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Exactly three years after spinning off its semiconductor manufacturing arm into a separate entity called GlobalFoundries, AMD is giving up the remaining of its minority stake to Abu Dhabi-based Advanced Technology Investment Company (ATIC). The agreement announced late Sunday includes a $425 million payment by AMD to GlobalFoundries over two years and a renegotiated wafer pricing.
For 2012, the two firms have agreed on a fixed wafer pricing under a "take or pay" arrangement. They've also established a framework for wafer pricing in 2013, and agreed that AMD's additional 2012 quarterly payment obligations specified in the 2011 amendment, totaling $430 million, will be waived.
Although AMD will remain one of GlobalFoundries' key customers, the breakup will give AMD more flexibility in sourcing its chips while GlobalFoundries will be better positioned to diversify its customer base. The first outcome of this is that AMD is no longer bound by an exclusive arrangement to manufacture its 28nm APUs at GlobalFoundries, something that has been rumored since November due to a slow, low-yield production ramp.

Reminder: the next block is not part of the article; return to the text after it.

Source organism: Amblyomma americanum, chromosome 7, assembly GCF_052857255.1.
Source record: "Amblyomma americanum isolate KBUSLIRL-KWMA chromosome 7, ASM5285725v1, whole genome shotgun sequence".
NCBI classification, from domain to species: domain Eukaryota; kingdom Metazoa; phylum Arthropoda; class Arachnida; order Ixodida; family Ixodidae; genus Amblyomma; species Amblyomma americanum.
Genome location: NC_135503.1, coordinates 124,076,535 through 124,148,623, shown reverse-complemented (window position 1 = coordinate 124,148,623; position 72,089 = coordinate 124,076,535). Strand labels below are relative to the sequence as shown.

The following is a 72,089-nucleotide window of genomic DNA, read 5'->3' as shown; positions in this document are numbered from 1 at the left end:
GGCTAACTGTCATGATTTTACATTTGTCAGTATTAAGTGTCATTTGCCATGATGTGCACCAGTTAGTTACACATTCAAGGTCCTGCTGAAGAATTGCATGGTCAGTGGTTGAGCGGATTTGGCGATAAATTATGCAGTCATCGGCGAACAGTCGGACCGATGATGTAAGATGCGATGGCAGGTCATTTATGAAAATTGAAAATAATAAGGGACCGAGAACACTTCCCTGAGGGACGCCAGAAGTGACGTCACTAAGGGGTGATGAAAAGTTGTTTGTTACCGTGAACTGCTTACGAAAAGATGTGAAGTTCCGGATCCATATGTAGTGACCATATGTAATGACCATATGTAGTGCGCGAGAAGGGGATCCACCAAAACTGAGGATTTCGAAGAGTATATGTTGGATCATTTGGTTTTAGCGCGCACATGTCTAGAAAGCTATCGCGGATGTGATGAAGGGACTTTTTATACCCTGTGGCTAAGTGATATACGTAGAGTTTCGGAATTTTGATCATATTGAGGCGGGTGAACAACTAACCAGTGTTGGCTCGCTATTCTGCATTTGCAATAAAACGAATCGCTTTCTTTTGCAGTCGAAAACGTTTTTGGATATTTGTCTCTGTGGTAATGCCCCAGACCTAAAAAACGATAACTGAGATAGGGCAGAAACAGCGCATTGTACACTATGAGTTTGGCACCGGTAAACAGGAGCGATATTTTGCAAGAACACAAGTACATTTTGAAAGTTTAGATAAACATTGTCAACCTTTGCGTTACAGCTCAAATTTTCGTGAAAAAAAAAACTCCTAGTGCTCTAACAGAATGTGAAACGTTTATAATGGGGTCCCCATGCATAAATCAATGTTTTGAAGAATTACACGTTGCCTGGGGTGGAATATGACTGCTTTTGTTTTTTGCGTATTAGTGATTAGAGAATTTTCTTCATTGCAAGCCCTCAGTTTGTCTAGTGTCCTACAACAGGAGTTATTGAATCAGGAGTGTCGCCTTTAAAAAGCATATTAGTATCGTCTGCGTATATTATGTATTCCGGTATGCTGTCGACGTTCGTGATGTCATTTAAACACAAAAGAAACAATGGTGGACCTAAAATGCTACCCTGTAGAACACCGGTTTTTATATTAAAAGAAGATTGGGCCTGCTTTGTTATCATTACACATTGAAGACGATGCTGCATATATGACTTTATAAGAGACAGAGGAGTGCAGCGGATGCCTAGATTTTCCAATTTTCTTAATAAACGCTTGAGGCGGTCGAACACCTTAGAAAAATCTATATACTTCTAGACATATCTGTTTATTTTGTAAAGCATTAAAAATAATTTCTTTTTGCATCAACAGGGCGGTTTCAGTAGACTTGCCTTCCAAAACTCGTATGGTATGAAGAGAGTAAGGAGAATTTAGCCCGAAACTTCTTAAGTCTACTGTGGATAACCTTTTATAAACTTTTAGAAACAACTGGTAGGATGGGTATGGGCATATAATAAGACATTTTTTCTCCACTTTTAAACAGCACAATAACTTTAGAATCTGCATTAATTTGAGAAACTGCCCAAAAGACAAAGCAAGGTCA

AMD expects to record a one-time charge of $703 million in Q1 2012 consisting of the above-mentioned $425 million cash payment to GlobalFoundries and the remainder will be a non-cash charge.
AMD owned 34% of Globalfoundries at the time of the spin off in 2009, but has decreased its stake in the firm several times through various transactions, most recently after a $209 million write-down of its investment in Q4 2011 that left it with an 8.8% stake. ATIC now has 100% ownership of Globalfoundries.
The move is the latest by new CEO Rory Read to refocus AMD. Last week, AMD announced it would acquire Silicon Valley startup SeaMicro in an effort to enter the low-power server market.
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